Plus it's not like Kosovo's path to 2008 was clean. It wasn't just evil Serbs killing unarmed innocent Albanians. A ton of Serbs lost their lives there during and after the war. So, in Kosovo's case, we can also say that it was HOW they did it, even though Serbia wouldn't have recognized it either way.
 

Naomasa298

Forum Staff
Apr 2010
35,042
T'Republic of Yorkshire
#37
I somehow doubt Ukraine would have recognized Crimea's decision to join Russia even if everything had been done "properly". Countries just don't like to lose parts of their territories because such as event has the potential to destabilize the entire country and embolden other separatist movements.

Plus it's not like Kosovo's path to 2008 was clean. It wasn't just evil Serbs killing unarmed innocent Albanians. A ton of Serbs lost their lives there during and after the war. So, in Kosovo's case, we can also say that it was HOW they did it, even though Serbia wouldn't have recognized it either way.
I'm sure it wasn't just Serbs. All ethnic groups seemed culpable.
 
Jul 2019
4
Netherlands
#38
I don't think you can explain hatred/bigotry/anti-semitism logically. You certainly can't blame the 'social darwinists' ideas. Anti-semitism has been around for as long as we can remember. Humans are essentially evil- society keeps the lid on (usually).. if you believe Hobbes rather than Rousseau.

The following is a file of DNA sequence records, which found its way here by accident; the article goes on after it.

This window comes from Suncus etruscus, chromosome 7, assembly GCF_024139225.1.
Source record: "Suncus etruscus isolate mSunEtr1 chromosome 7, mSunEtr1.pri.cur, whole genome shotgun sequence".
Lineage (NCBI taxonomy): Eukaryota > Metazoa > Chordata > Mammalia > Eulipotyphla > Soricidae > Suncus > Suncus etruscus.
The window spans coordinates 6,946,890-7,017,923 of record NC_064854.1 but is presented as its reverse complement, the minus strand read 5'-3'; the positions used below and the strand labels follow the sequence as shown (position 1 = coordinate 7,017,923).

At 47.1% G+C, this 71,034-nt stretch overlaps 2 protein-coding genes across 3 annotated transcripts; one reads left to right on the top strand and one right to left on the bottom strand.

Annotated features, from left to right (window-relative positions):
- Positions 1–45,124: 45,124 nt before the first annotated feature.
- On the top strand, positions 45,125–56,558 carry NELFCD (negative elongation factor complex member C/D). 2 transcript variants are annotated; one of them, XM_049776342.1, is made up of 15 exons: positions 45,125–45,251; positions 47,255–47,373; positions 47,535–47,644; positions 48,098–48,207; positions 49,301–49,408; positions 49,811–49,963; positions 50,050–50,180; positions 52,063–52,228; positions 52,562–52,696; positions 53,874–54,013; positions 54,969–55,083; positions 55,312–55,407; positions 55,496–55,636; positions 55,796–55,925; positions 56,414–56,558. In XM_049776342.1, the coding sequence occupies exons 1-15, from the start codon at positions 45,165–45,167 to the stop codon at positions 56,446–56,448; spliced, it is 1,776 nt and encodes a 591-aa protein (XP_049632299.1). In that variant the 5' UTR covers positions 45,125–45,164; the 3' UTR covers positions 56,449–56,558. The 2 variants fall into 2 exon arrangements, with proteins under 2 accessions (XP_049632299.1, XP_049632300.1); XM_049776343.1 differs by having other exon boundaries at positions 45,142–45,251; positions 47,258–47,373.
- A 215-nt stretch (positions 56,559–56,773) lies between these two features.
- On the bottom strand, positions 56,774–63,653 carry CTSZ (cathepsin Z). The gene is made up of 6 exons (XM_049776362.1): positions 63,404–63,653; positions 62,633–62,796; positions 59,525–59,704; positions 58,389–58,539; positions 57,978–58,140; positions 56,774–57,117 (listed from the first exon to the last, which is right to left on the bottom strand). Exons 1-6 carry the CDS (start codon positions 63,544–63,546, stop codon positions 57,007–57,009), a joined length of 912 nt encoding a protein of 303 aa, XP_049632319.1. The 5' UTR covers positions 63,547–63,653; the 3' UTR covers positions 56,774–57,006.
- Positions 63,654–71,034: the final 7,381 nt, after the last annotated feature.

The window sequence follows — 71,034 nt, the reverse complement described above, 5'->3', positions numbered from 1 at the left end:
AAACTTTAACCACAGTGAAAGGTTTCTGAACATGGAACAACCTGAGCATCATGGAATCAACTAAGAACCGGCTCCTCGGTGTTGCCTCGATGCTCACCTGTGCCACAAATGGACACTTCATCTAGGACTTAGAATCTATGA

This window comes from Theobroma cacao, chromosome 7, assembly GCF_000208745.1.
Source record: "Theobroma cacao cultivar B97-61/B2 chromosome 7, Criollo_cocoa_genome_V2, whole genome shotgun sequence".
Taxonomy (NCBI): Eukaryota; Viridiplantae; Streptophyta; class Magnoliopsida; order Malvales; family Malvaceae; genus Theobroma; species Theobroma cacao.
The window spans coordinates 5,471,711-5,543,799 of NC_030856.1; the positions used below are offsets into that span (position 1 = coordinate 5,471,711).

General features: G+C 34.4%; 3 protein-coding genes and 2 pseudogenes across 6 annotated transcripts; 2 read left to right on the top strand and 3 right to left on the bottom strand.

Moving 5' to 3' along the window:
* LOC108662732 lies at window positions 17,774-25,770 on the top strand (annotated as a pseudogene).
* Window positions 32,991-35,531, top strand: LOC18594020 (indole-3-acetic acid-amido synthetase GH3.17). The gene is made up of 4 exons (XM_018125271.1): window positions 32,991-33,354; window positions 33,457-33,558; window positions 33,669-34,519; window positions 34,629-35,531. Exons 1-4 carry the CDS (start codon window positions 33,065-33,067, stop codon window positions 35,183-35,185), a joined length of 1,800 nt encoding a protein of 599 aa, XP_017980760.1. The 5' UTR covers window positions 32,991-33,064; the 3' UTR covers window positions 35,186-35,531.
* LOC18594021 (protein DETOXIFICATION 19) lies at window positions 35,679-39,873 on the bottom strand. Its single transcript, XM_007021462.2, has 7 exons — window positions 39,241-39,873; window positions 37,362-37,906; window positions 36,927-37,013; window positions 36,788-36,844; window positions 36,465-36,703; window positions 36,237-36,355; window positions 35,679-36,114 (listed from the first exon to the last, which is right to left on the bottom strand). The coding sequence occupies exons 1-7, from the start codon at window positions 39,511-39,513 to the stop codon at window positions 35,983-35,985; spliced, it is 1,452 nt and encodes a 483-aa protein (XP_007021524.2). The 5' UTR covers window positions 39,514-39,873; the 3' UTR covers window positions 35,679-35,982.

But that takes away the basis for remembering the holocaust, as something of special significance.

I question what racism would be left if people regarded content of character as a subjective issue. One could then still make racist theory along the lines of heritable different ways of deciding. But then people would still make subjective judgement in what spirit a decision is made, and that choosing of the subjective judgement would engage conscience.
 
Likes: royal744
Jul 2019
4
Netherlands
#39
I would argue that the Yugoslav Wars were at least partially caused by Communist censorship that stopped any expression of healthy nationalism. So, in that case, more free speech might have made a difference.
One of the high level Bosnian Serb leaders was a social darwinist. Biology professor Plavsic. She conjectured the Bosnian muslim population was formed from genetically degenerate Serb outcasts. And she had other social darwinist ideas. She was convicted for warcrimes, but then she said she was sorry, and got a light sentence. Then after she served her time she said she lied about being sorry. Piece of work. Also Karadzic was a professional psychiatrist.

So it seems there was a high level of science involved with the Bosnian Serbs, and it could be true that the ethnic cleansing was based on social darwinist ideology in which content of character is regarded as a factual issue. Teaching that content of character is a subjective issue maybe could have prevented the ethnic cleansing.
 
Nov 2014
1,645
Birmingham, UK
#40
It usually is. See Northern Ireland, Spain (Catalonia) etc. Take a look at the map below; all countries that are in danger of terrorist attacks have significant minorities / unresolved independence/territorial claims etc. - basically things that can be listed under "multiculturalism".
i can see why you might characterise the UK/France's terrorist problems as being due to 'multiculturalism'- at least as far as the modern usage of the word is concerned- but I am less convinced that, say, Basque or Kurdish separatism has anything to do with multiculturalism, at all.